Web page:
PASOK says EYP should report to ministry, privacy watchdog’s role should be restored

PASOK says EYP should report to ministry, privacy watchdog’s role should be restored

Greece’s Socialists tabled three amendments in Parliament on Thursday that would return control of the country’s intelligence service EYP to the Citizen Protection Ministry and would allow the independent watchdog on communication privacy ADAE to inform citizens of their surveillance after it had stopped, as a parliamentary committee continues its inquiry into the wiretapping scandal.

The recommendations follow the revelation that EYP had tapped the phone of PASOK/KINAL’s leader Nikos Androulakis from September 2021 and up to his election as party leader in December of the same year. Androulakis also inadvertently fended off an attempt to install Predator, an illegal spyware software, on his cellphone at the same period of time. Before Androulakis, financial journalist Thanassis Koukakis had also discovered he had been spied on by EYP and that his phone had been hacked by Predator. 

After coming to power in July 2019, Prime Minister Kyriakos Mitsotakis placed EYP under his direct control and with an amendment tabled in 2021 the government banned ADAE from informing retrospectively individuals that they had been a subject of surveillance if it has done on grounds of national security.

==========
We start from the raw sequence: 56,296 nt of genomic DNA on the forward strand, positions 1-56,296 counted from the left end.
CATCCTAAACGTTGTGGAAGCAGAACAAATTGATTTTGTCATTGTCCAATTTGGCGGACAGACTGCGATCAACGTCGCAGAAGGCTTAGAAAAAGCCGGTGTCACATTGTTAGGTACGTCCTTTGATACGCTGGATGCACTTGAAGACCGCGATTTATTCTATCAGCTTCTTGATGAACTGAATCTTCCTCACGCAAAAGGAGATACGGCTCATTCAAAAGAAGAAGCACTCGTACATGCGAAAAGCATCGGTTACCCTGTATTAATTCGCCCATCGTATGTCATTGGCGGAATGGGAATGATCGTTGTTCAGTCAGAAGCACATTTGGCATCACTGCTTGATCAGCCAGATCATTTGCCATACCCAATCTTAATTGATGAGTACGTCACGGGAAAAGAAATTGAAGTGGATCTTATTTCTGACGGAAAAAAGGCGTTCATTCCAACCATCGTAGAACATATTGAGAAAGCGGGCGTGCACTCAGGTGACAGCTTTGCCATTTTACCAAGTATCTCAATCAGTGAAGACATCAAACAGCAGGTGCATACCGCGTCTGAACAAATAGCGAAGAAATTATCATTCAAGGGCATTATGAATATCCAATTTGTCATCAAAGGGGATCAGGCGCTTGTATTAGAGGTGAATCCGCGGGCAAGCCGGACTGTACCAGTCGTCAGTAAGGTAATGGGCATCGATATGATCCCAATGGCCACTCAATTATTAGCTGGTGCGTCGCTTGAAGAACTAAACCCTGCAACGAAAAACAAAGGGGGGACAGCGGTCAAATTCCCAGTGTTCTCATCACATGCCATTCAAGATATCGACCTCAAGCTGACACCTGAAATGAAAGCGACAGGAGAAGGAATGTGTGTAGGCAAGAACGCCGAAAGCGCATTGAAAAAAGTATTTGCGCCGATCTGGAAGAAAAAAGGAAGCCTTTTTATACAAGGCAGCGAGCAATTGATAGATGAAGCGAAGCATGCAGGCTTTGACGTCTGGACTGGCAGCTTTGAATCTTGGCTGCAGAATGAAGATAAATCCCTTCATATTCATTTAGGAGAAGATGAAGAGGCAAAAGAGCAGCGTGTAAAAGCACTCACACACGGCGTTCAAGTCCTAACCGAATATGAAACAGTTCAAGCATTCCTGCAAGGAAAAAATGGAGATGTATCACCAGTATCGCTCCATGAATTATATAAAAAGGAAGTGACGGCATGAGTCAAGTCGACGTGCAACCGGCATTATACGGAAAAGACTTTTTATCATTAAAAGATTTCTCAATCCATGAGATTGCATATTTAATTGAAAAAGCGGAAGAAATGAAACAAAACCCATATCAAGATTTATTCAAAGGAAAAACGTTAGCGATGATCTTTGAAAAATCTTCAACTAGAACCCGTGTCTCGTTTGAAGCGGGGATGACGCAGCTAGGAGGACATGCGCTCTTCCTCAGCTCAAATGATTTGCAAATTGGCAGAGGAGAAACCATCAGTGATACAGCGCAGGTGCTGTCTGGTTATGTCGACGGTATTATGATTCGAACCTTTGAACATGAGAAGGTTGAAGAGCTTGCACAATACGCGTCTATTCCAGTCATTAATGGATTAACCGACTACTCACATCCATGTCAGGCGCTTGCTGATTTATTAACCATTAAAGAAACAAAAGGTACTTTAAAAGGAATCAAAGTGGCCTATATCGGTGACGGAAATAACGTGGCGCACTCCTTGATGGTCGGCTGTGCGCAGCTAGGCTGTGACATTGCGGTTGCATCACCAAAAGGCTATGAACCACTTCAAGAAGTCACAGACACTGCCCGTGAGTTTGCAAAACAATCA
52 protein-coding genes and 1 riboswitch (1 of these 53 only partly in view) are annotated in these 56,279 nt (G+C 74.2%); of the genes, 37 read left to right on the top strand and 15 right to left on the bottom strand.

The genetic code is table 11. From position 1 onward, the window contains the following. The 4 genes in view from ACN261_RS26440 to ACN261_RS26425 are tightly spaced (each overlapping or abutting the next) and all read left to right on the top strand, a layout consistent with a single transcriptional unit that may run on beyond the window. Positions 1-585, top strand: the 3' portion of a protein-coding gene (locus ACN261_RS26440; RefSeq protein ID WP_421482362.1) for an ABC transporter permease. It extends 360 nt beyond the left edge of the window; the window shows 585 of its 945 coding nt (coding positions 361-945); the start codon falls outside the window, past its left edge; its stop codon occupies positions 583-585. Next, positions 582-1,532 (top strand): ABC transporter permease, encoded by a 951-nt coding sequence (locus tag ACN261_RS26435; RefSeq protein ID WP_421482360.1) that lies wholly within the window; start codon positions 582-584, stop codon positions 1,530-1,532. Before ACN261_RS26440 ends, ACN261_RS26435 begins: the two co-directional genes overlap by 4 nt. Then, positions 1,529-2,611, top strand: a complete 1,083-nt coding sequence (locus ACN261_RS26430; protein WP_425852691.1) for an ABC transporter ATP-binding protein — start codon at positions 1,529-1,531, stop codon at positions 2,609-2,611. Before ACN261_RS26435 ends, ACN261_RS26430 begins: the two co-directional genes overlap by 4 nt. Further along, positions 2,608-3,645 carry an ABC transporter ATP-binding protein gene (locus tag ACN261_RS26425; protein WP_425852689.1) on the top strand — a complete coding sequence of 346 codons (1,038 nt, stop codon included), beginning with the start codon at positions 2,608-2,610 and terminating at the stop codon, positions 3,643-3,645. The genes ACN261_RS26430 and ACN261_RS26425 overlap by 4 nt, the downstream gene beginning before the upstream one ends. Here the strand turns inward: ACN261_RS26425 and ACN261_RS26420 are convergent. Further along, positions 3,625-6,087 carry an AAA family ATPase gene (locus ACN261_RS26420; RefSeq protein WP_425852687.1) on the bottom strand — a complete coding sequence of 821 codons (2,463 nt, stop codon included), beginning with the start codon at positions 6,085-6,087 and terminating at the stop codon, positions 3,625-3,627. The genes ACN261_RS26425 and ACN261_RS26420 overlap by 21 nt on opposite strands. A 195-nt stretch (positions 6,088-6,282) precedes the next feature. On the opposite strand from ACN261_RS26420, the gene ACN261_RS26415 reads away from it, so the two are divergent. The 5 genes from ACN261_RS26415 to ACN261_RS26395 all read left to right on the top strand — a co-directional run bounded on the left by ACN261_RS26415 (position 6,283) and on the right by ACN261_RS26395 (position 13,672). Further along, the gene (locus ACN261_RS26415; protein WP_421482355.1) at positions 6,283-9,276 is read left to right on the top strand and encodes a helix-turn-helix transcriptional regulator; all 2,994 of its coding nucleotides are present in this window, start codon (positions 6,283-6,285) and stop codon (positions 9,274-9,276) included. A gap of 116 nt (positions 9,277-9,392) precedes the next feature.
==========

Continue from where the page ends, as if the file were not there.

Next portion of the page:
PASOK said EYP’s set of responsibilities and personnel should be moved under the Minister of Citizen Protection, while the Hellenic Authority for Communications Security and Privacy (ADAE) should be allowed again to notify the affected person of a decision to lift the privacy of one’s communications. 

In other words, ADAE should return to the previous status which existed from 1994 to 2021, when ruling New Democracy stripped the watchdog of this ability, leading “to a regime of panoptic impunity,” the party said in a press release. 

PASOK also recommended that any decision to lift confidentiality should include the authority that has ordered the surveillance, the name of the prosecutor or the investigative magistrate requesting it, the reason of the lifting of confidentiality, the duration of the order, the date of issuance of the order, and the name of the person or persons who will be surveilled, as well as their address, if known.

The amendments will be added to a bill that is being debated in the Plenary.

Subscribe to our Newsletters

Enter your information below to receive our weekly newsletters with the latest insights, opinion pieces and current events straight to your inbox.

By signing up you are agreeing to our Terms of Service and Privacy Policy.